Brow furrowed, Williams heads down to jump back in the Jeep and rolls right up the hill with even less drama than in the Xterra. No need to even gas it at the end. No problem with the hardware -- just driver error. My error.
After using the Jeep's ultralow 4.00:1 gear to creep down -- no hill-descent mode needed here -- Mark hops into the LR2.
This is going to be good -- no low range, no lockers, no chance, right? But what do you know, that green badge does mean something. With tires spinning, the LR2 steamrolls the hill. Downhill is no problem, either, though its brake-based descent control sends it down awfully fast.
"Looks more like roller-coaster mode," joke Harwood and Voehringer.
Time for my redemption, and with its beige body and white top, the FJ looks more than ready to assist. Its 4.0-liter V-6 makes plenty of torque (278 pound-feet) and the Bridgestones seem to have just enough grip. The only white-knuckling occurs up top, as the FJ lightens up front, its weight tilted far to the back. "Straddle the hump," commands Williams, "and give it some more gas to keep the momentum up." Dirt flies and just like that we're on top of the world. Redemption is sweet. I want more.
On the same climb, our Hummer H3 Alpha is equally unstoppable, despite a 5100-pound curb weight. No surprise why; its 5.3-liter engine is the largest (and only) V-8 in this group, and it pumps out the highest power (295) and torque (317). At 4.03:1, this H3 also has the best low-range gearing, which makes descending down the hill just as uneventful as the climb.
Highway sprints to our photo location and then dinner in Death Valley's Furnace Creek reveal few surprises; naturally, the topless, live-axle Jeep receives little praise. "On-road, the Wrangler is a handful at highway-plus speeds where the solid front axle is particularly unimpressive. Numb doesn't even begin to characterize the handling at speed," says Voehringer, and he's a Jeep fan.
Though quiet and reasonably smooth, the Hummer gets dinged for a leaden, slow-shifting four-speed. "This old-tech transmission is slow to respond, and as a result, acceleration from a stop happens with a lurch after a noticeable delay," says Harwood.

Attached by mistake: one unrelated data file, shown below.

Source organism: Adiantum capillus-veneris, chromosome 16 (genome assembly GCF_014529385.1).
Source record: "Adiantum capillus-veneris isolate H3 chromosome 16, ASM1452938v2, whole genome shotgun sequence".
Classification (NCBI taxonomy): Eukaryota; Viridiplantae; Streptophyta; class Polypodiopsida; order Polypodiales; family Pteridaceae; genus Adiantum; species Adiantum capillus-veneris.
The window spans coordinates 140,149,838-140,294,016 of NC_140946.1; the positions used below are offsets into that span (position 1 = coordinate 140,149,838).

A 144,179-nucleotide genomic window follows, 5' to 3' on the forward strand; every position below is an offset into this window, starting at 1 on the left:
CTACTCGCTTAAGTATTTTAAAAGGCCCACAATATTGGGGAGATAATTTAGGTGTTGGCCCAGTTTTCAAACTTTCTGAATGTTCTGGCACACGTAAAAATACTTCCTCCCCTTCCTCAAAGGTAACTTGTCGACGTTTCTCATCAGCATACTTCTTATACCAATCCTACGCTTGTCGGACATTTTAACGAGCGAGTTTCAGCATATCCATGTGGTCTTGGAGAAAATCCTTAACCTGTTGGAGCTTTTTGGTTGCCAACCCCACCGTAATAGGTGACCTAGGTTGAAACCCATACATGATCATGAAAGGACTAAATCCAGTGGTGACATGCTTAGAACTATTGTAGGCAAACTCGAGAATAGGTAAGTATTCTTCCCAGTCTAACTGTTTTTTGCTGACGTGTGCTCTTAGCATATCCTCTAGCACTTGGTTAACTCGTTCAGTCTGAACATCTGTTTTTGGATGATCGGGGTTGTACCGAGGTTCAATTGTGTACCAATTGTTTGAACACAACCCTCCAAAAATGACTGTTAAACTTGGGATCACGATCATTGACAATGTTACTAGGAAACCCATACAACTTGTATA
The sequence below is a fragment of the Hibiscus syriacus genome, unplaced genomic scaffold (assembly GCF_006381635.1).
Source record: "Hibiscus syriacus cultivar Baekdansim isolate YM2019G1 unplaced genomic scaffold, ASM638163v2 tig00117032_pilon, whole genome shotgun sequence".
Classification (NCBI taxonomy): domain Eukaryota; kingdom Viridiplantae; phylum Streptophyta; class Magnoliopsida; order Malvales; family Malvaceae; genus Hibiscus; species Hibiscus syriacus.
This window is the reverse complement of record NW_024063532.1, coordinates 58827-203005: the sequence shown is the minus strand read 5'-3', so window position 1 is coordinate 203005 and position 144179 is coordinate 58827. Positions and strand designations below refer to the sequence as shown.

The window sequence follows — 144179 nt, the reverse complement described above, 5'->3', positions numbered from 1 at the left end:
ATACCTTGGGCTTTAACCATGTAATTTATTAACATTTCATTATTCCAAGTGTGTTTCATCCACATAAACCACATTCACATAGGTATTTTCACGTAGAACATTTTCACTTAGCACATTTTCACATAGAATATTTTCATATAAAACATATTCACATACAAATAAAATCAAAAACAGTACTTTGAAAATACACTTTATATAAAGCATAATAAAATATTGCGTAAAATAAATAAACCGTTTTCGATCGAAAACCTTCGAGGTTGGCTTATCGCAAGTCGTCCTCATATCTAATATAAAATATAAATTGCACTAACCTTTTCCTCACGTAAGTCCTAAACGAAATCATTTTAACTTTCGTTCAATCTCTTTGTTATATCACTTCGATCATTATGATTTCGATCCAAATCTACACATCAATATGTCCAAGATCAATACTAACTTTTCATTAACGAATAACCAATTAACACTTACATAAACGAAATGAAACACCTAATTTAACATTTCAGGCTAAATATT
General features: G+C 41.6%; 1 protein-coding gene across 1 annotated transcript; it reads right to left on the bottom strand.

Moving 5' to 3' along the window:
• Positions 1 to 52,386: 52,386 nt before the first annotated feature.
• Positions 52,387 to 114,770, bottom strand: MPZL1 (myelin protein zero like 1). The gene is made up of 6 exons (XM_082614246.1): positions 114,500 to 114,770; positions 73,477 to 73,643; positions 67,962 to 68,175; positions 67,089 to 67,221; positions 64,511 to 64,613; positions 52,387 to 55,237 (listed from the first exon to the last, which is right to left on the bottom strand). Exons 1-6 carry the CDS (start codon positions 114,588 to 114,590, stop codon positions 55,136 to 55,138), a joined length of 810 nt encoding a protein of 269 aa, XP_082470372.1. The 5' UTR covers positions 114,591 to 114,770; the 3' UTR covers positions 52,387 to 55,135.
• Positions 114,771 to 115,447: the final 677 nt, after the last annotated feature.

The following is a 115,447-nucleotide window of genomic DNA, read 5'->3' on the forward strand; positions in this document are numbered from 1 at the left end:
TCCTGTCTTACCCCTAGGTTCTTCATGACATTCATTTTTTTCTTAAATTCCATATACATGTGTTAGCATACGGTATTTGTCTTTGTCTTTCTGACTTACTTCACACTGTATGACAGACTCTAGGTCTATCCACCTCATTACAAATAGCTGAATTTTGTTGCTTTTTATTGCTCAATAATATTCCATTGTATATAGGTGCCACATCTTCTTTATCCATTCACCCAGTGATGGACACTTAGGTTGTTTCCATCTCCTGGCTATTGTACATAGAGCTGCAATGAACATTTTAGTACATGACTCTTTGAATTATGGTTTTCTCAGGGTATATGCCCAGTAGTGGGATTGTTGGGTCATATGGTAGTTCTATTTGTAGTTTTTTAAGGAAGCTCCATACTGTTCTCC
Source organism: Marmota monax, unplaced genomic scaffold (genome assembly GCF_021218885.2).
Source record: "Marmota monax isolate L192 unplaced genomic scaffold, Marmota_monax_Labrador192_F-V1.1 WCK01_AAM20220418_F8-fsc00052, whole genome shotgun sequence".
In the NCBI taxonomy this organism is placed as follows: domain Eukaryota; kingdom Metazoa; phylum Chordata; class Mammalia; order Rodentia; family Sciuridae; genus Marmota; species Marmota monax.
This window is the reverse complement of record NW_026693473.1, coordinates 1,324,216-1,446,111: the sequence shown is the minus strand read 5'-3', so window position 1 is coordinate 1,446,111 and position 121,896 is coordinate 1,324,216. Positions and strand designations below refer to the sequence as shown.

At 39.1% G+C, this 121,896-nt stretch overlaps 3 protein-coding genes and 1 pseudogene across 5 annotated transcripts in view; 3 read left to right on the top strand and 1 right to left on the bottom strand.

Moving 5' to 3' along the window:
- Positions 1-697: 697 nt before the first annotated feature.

King of the Road is clearly the LR2. It's quick, responsive, with a carlike ride. "Everything about this Rover reminds me of butter. The suspension absorbs bumps and dips so smoothly, transferring little of the disturbance to the driver," says LaPalme.
"On-road, this is the vehicle of choice. It's quick, the steering is wonderful, and that transmission is like silk," Harwood adds.
The battle for second-most roadworthy comes down to the FJ versus the Xterra. While neither isolate secondary judders as well as the unitbody LR2, more responsive steering and excellent outward visibility give the Xterra the nod.
Day 2: Death Valley
Decked out in hot-weather gear, our crew motors quickly across the floor of Death Valley to beat rising temperatures by climbing to elevation. After a couple hours driving on the two-lane highway, mid-90-degree temps, and sub-sea-level elevations are far behind, replaced by cool breezes and 75-degree temps at 5500 feet.
After descending 3500 feet, it's almost noon before the turnoff on Saline Valley Road and up again onto Lippincott Mine Road. From here it's only 10 miles to the Death Valley's famous "Racetrack," but seven of those miles require serious 4x4 vehicles, with high clearances and experienced drivers.
"Stay close to the vehicle in front of you and pay attention to where they are placing their tires," comes sage advice from veteran Williams, who's taken the wheel of LR2 -- again concerned about the limited ground clearance and lack of low range and underbody protection.
I rotate through the Xterra, then the Jeep, then the FJ. All low ranges and crawl gears are engaged, all dash lights are on -- diff lock, A-TRAC, you name it -- yet despite the rough terrain, none put a tire wrong during the slow and serious climbing.
Turn after rock-strewn turn reveals breathtaking views of Panamint Valley below. A few warts are revealed as well, like the limited visibility in the FJ and Hummer. Both are compromised by their chunky, adventure-inspired styling; the view forward is fine, but rear-mounted tires and small windows inhibit back and side visibility. Not so in the LR2, which boasts the largest sunroof opening after the Jeep's convertible top. This Land Rover continues to impress through this mountainous traverse, it doesn't just keep up, it leads the way-taking our convoy past the Racetrack, Ubehebe Crater, to a steak dinner and beds in Furnace Creek.